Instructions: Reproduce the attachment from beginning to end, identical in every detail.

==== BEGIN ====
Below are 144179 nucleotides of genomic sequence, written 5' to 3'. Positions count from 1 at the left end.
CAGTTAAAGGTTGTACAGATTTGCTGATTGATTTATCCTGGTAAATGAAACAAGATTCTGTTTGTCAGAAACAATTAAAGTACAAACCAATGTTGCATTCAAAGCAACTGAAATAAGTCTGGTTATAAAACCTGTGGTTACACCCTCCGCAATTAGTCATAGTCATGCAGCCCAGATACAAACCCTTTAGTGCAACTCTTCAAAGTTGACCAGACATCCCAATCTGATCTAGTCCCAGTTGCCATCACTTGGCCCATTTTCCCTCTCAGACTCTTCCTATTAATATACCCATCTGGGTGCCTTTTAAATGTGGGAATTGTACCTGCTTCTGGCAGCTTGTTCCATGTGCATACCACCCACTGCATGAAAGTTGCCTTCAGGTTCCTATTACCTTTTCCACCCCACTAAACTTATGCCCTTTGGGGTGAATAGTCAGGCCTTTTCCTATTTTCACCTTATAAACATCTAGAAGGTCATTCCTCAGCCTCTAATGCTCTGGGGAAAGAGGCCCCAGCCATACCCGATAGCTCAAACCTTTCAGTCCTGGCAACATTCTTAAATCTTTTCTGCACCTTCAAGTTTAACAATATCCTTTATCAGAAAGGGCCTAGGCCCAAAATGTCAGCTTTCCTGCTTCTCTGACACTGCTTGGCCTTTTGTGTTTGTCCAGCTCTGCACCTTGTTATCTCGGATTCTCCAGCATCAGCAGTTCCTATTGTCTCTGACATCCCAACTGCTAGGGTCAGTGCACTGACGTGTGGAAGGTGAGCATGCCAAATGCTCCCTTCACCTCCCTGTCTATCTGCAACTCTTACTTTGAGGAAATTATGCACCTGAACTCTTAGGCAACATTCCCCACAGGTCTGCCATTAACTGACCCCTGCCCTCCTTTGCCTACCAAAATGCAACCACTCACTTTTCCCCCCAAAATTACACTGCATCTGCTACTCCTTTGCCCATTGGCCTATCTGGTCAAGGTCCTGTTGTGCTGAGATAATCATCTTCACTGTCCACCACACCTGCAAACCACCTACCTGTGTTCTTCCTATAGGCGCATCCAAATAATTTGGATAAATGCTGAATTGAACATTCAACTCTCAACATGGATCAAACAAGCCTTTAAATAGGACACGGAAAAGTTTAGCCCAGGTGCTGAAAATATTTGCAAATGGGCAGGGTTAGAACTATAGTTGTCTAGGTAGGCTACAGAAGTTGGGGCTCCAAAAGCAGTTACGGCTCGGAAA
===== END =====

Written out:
Below are 144179 nucleotides of genomic sequence, written 5' to 3'. Positions count from 1 at the left end.
CAGTTAAAGGTTGTACAGATTTGCTGATTGATTTATCCTGGTAAATGAAACAAGATTCTGTTTGTCAGAAACAATTAAAGTACAAACCAATGTTGCATTCAAAGCAACTGAAATAAGTCTGGTTATAAAACCTGTGGTTACACCCTCCGCAATTAGTCATAGTCATGCAGCCCAGATACAAACCCTTTAGTGCAACTCTTCAAAGTTGACCAGACATCCCAATCTGATCTAGTCCCAGTTGCCATCACTTGGCCCATTTTCCCTCTCAGACTCTTCCTATTAATATACCCATCTGGGTGCCTTTTAAATGTGGGAATTGTACCTGCTTCTGGCAGCTTGTTCCATGTGCATACCACCCACTGCATGAAAGTTGCCTTCAGGTTCCTATTACCTTTTCCACCCCACTAAACTTATGCCCTTTGGGGTGAATAGTCAGGCCTTTTCCTATTTTCACCTTATAAACATCTAGAAGGTCATTCCTCAGCCTCTAATGCTCTGGGGAAAGAGGCCCCAGCCATACCCGATAGCTCAAACCTTTCAGTCCTGGCAACATTCTTAAATCTTTTCTGCACCTTCAAGTTTAACAATATCCTTTATCAGAAAGGGCCTAGGCCCAAAATGTCAGCTTTCCTGCTTCTCTGACACTGCTTGGCCTTTTGTGTTTGTCCAGCTCTGCACCTTGTTATCTCGGATTCTCCAGCATCAGCAGTTCCTATTGTCTCTGACATCCCAACTGCTAGGGTCAGTGCACTGACGTGTGGAAGGTGAGCATGCCAAATGCTCCCTTCACCTCCCTGTCTATCTGCAACTCTTACTTTGAGGAAATTATGCACCTGAACTCTTAGGCAACATTCCCCACAGGTCTGCCATTAACTGACCCCTGCCCTCCTTTGCCTACCAAAATGCAACCACTCACTTTTCCCCCCAAAATTACACTGCATCTGCTACTCCTTTGCCCATTGGCCTATCTGGTCAAGGTCCTGTTGTGCTGAGATAATCATCTTCACTGTCCACCACACCTGCAAACCACCTACCTGTGTTCTTCCTATAGGCGCATCCAAATAATTTGGATAAATGCTGAATTGAACATTCAACTCTCAACATGGATCAAACAAGCCTTTAAATAGGACACGGAAAAGTTTAGCCCAGGTGCTGAAAATATTTGCAAATGGGCAGGGTTAGAACTATAGTTGTCTAGGTAGGCTACAGAAGTTGGGGCTCCAAAAGCAGTTACGGCTCGGAAA